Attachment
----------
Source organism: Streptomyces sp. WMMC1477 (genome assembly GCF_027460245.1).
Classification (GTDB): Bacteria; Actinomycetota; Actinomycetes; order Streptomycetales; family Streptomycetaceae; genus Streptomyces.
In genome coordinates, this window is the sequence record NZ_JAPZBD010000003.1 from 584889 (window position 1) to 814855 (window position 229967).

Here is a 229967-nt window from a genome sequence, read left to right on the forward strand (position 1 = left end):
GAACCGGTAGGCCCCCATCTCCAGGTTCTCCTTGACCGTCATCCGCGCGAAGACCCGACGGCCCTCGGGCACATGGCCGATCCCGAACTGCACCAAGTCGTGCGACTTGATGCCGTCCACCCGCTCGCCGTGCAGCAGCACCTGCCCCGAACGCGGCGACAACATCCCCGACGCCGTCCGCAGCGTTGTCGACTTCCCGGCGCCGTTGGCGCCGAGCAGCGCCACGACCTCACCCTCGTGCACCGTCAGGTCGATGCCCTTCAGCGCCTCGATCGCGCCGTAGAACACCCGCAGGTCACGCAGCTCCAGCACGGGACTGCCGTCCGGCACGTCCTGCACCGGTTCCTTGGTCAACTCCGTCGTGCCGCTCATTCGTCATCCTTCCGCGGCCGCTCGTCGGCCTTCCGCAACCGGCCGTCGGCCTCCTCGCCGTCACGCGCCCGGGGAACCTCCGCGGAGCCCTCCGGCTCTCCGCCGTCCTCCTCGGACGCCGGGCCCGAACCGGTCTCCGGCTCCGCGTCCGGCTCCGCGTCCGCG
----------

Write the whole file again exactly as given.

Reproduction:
Source organism: Streptomyces sp. WMMC1477 (genome assembly GCF_027460245.1).
Classification (GTDB): Bacteria; Actinomycetota; Actinomycetes; order Streptomycetales; family Streptomycetaceae; genus Streptomyces.
In genome coordinates, this window is the sequence record NZ_JAPZBD010000003.1 from 584889 (window position 1) to 814855 (window position 229967).

Here is a 229967-nt window from a genome sequence, read left to right on the forward strand (position 1 = left end):
GAACCGGTAGGCCCCCATCTCCAGGTTCTCCTTGACCGTCATCCGCGCGAAGACCCGACGGCCCTCGGGCACATGGCCGATCCCGAACTGCACCAAGTCGTGCGACTTGATGCCGTCCACCCGCTCGCCGTGCAGCAGCACCTGCCCCGAACGCGGCGACAACATCCCCGACGCCGTCCGCAGCGTTGTCGACTTCCCGGCGCCGTTGGCGCCGAGCAGCGCCACGACCTCACCCTCGTGCACCGTCAGGTCGATGCCCTTCAGCGCCTCGATCGCGCCGTAGAACACCCGCAGGTCACGCAGCTCCAGCACGGGACTGCCGTCCGGCACGTCCTGCACCGGTTCCTTGGTCAACTCCGTCGTGCCGCTCATTCGTCATCCTTCCGCGGCCGCTCGTCGGCCTTCCGCAACCGGCCGTCGGCCTCCTCGCCGTCACGCGCCCGGGGAACCTCCGCGGAGCCCTCCGGCTCTCCGCCGTCCTCCTCGGACGCCGGGCCCGAACCGGTCTCCGGCTCCGCGTCCGGCTCCGCGTCCGCG